DepEd office to conduct random drug test after employee’s arrest

April 12, 2017

 

By Bobby Q. Labalan

SORSOGON CITY --- The head of the Department of Education (DepEd) Schools Division Office (SDO) in Sorsogon on Monday said it “may soon conduct random drug testing on its personnel and even learners” or students following the arrest of one of its employees in a buy-bust operation Friday last week.

Dr. Loida Nidea, superintendent of DepEd Sorsogon SDO, in an interview the other day, made the disclosure following the arrest of a non-teaching personnel at the division office identified as Gerry Cadag.

According to Joseph John Perez, SDO public information officer, Cadag is a dental aide with a permanent plantilla position assigned at DepEd’s Health and Nutrition Section.

A combined police and Philippine Drug Enforcement Agency operatives arrested Cadag in a buy bust operation at the Our Lady’s Village, Barangay Pangpang in this city last April 7.

Supt. Dionesio Laceda, Sorsogon City chief of police, said “sachets of shabu” and a 9 mm cal. handgun with ammunitions were confiscated from Cadag, who was deemed a “high value target” under the Philippine National Police’s intensified “Tokhang” operation.

Following Cadag’s arrest, Nidea has called for a “more intensified anti-drug campaign and action in the Sorsogon Division Office and the field” while assuring the public they are taking concrete actions on the matter.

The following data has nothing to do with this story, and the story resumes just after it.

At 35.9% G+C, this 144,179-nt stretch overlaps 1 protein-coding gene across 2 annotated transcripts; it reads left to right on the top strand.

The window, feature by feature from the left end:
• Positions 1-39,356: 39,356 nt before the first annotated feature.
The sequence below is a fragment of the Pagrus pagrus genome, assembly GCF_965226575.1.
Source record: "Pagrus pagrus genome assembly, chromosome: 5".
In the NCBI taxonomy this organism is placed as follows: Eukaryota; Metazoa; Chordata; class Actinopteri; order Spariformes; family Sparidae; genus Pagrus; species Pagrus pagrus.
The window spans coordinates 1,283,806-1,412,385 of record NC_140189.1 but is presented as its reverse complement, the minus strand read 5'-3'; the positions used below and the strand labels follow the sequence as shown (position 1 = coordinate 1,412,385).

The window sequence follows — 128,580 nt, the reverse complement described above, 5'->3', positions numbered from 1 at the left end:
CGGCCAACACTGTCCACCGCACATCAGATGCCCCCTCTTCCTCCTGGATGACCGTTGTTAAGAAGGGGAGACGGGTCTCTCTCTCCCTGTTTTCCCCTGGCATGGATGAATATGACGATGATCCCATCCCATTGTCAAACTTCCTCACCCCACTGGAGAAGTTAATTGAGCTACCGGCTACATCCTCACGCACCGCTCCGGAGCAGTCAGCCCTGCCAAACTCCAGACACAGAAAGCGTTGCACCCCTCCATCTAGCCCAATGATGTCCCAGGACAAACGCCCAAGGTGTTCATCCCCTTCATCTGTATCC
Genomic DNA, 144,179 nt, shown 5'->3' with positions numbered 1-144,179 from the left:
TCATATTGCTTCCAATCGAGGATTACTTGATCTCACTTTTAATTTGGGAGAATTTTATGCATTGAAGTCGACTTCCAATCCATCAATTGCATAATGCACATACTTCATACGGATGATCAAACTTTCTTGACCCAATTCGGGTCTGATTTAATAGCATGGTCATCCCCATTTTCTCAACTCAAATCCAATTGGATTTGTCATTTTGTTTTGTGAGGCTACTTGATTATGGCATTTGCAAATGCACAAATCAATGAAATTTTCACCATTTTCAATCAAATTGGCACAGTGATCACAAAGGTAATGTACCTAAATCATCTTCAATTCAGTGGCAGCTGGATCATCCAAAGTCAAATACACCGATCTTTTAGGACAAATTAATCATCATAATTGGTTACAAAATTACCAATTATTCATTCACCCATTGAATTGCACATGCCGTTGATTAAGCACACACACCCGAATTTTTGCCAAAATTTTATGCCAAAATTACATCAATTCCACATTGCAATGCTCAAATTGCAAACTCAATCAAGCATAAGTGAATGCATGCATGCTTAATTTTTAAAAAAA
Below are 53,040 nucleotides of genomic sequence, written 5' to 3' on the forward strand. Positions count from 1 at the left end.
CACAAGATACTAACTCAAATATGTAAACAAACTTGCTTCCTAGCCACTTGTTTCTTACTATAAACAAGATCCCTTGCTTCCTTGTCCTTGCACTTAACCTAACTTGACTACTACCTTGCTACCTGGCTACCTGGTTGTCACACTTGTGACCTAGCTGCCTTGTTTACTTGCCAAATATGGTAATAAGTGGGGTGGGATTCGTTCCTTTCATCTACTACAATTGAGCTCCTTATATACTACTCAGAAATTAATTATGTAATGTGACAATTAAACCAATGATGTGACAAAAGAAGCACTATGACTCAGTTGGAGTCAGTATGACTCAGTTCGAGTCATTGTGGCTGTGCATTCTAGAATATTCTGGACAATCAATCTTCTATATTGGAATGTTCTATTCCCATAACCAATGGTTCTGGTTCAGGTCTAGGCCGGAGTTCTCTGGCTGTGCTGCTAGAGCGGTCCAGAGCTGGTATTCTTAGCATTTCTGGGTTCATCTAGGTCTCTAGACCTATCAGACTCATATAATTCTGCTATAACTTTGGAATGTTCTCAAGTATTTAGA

She said Cadag’s case is an “isolated case” and does not reflect the “general and true state of the institution (SDO).”

Nidea said the SDO has been fully supportive of the anti-illegal drug drive being waged by the government to weed out the so-called drug users and pushers involved in the illegal drug trade nationwide.

She assured the SDO has been abiding with DepEd’s directives on the illegal drug campaign as it anchors its campaign on the department’s National Drug Education Program (NDEP), including the implementation of the planned random drug testing program which will cover learners, teachers and DepEd non-teaching personnel.

NDEP is a “comprehensive educational program, which provides a holistic approach in preventing and eliminating the menace of drugs in the country,” according to a post on DepEd’s website.

It “enables all sectors to work collaboratively--with the school system as the core—-thereby unifying all sectoral endeavors,” the post added.

NDEP has five components to create awareness on the ill effects of illegal drugs: curriculum and instruction; co-curricular and ancillary services; teacher and staff development; parent education; and community outreach, research, monitoring and evaluation.

Nidea has appealed to the public to report to SDO and proper authorities the students or DepEd personnel suffering from the influence of illegal drugs so they could be helped in mending their ways or be rehabilitated.

She said she is optimistic that through education, the youth and other Filipinos could be rid of the menace brought by illegal drugs.





 

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